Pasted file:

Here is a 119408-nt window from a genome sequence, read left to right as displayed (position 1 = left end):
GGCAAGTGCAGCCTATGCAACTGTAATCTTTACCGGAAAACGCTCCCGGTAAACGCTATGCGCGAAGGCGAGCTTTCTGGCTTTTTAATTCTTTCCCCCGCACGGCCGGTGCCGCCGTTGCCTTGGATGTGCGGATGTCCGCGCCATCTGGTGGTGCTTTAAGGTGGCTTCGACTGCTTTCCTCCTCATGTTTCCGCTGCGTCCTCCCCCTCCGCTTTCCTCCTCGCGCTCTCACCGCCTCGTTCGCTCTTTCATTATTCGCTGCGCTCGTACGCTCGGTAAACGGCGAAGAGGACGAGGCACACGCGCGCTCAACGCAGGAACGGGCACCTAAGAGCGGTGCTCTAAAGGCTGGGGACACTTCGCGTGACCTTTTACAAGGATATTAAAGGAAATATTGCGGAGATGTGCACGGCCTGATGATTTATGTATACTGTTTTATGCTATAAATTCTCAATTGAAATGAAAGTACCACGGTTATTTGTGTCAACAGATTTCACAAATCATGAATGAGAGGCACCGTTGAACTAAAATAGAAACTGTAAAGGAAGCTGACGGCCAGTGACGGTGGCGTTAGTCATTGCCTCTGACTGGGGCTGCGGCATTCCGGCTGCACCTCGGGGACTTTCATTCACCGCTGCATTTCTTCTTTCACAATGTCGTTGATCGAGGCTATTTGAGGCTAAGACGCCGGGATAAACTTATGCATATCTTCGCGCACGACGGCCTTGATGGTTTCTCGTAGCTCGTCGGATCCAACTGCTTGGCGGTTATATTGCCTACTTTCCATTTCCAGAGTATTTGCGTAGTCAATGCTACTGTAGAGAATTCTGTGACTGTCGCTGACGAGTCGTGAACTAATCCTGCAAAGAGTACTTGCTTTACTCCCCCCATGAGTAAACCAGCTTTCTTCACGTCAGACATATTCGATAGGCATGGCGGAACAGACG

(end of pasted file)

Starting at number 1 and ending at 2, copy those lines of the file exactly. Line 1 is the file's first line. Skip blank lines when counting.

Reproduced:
Here is a 119408-nt window from a genome sequence, read left to right as displayed (position 1 = left end):
GGCAAGTGCAGCCTATGCAACTGTAATCTTTACCGGAAAACGCTCCCGGTAAACGCTATGCGCGAAGGCGAGCTTTCTGGCTTTTTAATTCTTTCCCCCGCACGGCCGGTGCCGCCGTTGCCTTGGATGTGCGGATGTCCGCGCCATCTGGTGGTGCTTTAAGGTGGCTTCGACTGCTTTCCTCCTCATGTTTCCGCTGCGTCCTCCCCCTCCGCTTTCCTCCTCGCGCTCTCACCGCCTCGTTCGCTCTTTCATTATTCGCTGCGCTCGTACGCTCGGTAAACGGCGAAGAGGACGAGGCACACGCGCGCTCAACGCAGGAACGGGCACCTAAGAGCGGTGCTCTAAAGGCTGGGGACACTTCGCGTGACCTTTTACAAGGATATTAAAGGAAATATTGCGGAGATGTGCACGGCCTGATGATTTATGTATACTGTTTTATGCTATAAATTCTCAATTGAAATGAAAGTACCACGGTTATTTGTGTCAACAGATTTCACAAATCATGAATGAGAGGCACCGTTGAACTAAAATAGAAACTGTAAAGGAAGCTGACGGCCAGTGACGGTGGCGTTAGTCATTGCCTCTGACTGGGGCTGCGGCATTCCGGCTGCACCTCGGGGACTTTCATTCACCGCTGCATTTCTTCTTTCACAATGTCGTTGATCGAGGCTATTTGAGGCTAAGACGCCGGGATAAACTTATGCATATCTTCGCGCACGACGGCCTTGATGGTTTCTCGTAGCTCGTCGGATCCAACTGCTTGGCGGTTATATTGCCTACTTTCCATTTCCAGAGTATTTGCGTAGTCAATGCTACTGTAGAGAATTCTGTGACTGTCGCTGACGAGTCGTGAACTAATCCTGCAAAGAGTACTTGCTTTACTCCCCCCATGAGTAAACCAGCTTTCTTCACGTCAGACATATTCGATAGGCATGGCGGAACAGACG